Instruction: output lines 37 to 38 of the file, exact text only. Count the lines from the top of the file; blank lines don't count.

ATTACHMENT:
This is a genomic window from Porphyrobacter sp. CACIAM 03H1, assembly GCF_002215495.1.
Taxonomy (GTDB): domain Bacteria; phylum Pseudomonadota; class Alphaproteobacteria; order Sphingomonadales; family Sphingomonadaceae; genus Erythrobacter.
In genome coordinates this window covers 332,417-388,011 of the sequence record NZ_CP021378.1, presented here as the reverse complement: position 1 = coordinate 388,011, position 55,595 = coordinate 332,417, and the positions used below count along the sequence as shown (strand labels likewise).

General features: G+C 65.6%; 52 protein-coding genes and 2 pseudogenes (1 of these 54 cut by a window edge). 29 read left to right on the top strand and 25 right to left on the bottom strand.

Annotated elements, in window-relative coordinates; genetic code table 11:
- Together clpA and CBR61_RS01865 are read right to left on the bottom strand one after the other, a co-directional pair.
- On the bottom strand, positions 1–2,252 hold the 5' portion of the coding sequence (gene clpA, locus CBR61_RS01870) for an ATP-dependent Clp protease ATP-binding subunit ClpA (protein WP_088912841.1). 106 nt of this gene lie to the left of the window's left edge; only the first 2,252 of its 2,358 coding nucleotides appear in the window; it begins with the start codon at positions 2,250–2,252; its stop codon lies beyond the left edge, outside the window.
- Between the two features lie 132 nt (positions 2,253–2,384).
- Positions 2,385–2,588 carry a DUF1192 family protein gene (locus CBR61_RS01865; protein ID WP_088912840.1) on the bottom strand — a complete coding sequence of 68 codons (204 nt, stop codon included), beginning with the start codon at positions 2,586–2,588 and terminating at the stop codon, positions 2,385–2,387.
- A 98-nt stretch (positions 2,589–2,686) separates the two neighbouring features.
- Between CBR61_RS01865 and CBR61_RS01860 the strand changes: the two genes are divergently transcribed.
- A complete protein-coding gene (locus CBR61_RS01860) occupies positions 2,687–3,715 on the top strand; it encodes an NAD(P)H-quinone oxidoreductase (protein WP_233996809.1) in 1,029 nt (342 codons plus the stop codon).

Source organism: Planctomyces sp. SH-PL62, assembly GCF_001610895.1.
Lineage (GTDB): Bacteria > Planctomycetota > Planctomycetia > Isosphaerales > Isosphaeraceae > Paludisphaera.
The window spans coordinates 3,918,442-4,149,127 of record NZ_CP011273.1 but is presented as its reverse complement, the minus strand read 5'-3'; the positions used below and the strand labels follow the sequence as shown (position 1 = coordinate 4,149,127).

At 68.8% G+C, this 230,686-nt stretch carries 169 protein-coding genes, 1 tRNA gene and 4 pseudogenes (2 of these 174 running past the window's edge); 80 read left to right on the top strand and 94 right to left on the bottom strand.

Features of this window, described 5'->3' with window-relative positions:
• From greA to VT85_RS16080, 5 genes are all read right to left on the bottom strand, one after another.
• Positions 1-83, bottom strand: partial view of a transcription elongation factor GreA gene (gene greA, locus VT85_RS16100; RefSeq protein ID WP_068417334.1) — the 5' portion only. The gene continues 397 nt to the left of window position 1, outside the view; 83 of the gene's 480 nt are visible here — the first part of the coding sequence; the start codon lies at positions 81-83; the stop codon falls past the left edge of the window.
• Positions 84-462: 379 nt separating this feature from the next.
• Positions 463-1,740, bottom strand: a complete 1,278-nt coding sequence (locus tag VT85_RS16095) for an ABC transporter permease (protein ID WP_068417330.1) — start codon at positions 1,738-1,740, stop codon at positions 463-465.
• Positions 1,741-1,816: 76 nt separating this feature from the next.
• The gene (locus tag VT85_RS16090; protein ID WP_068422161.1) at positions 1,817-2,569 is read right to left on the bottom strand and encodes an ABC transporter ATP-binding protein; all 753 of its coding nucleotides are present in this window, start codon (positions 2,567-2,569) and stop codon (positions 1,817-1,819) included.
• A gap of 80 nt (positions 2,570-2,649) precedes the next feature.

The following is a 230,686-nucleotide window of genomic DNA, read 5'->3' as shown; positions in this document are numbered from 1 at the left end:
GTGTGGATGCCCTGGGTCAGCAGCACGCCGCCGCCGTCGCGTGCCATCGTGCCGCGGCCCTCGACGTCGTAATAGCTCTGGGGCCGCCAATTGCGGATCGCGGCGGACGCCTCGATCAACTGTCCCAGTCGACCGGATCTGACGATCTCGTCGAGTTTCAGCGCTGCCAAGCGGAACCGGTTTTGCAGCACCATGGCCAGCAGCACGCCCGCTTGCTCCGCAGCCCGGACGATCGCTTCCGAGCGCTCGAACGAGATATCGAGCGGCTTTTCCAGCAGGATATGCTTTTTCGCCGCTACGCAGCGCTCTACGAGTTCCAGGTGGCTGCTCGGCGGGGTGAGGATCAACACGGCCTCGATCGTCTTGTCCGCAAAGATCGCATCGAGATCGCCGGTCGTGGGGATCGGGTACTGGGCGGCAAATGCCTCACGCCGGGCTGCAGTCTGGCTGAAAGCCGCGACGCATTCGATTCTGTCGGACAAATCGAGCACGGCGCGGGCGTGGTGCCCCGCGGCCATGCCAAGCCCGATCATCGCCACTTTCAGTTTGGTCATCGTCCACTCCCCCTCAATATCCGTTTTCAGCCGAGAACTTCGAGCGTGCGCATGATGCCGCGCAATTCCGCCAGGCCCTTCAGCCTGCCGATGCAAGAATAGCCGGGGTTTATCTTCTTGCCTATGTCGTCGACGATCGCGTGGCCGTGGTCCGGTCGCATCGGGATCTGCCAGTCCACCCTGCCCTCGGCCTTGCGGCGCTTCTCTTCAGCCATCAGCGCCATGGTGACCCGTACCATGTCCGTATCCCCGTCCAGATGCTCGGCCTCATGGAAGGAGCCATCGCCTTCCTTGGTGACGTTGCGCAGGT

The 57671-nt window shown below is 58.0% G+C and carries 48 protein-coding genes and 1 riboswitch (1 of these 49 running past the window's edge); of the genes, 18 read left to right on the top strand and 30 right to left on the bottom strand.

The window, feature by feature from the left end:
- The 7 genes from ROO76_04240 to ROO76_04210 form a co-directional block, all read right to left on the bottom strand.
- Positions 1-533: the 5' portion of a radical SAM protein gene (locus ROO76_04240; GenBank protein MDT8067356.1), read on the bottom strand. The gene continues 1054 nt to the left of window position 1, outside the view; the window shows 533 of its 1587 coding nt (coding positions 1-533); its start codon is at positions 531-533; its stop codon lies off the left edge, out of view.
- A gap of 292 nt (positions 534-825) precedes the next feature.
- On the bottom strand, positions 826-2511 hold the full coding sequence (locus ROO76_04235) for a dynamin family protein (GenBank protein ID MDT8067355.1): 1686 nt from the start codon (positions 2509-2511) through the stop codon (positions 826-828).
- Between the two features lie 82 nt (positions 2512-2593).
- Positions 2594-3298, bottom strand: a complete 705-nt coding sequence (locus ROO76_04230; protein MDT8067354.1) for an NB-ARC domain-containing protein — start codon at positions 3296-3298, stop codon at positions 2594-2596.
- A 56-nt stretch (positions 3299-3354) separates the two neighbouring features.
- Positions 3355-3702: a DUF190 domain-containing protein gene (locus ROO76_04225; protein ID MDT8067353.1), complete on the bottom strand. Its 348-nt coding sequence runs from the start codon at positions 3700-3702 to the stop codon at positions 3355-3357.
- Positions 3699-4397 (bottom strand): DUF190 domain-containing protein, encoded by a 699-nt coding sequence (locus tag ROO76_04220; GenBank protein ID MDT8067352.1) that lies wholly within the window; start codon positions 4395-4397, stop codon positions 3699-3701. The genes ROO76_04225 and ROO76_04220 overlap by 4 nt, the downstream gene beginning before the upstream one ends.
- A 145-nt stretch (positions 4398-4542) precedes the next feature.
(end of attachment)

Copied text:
- Positions 3699-4397 (bottom strand): DUF190 domain-containing protein, encoded by a 699-nt coding sequence (locus tag ROO76_04220; GenBank protein ID MDT8067352.1) that lies wholly within the window; start codon positions 4395-4397, stop codon positions 3699-3701. The genes ROO76_04225 and ROO76_04220 overlap by 4 nt, the downstream gene beginning before the upstream one ends.
- A 145-nt stretch (positions 4398-4542) precedes the next feature.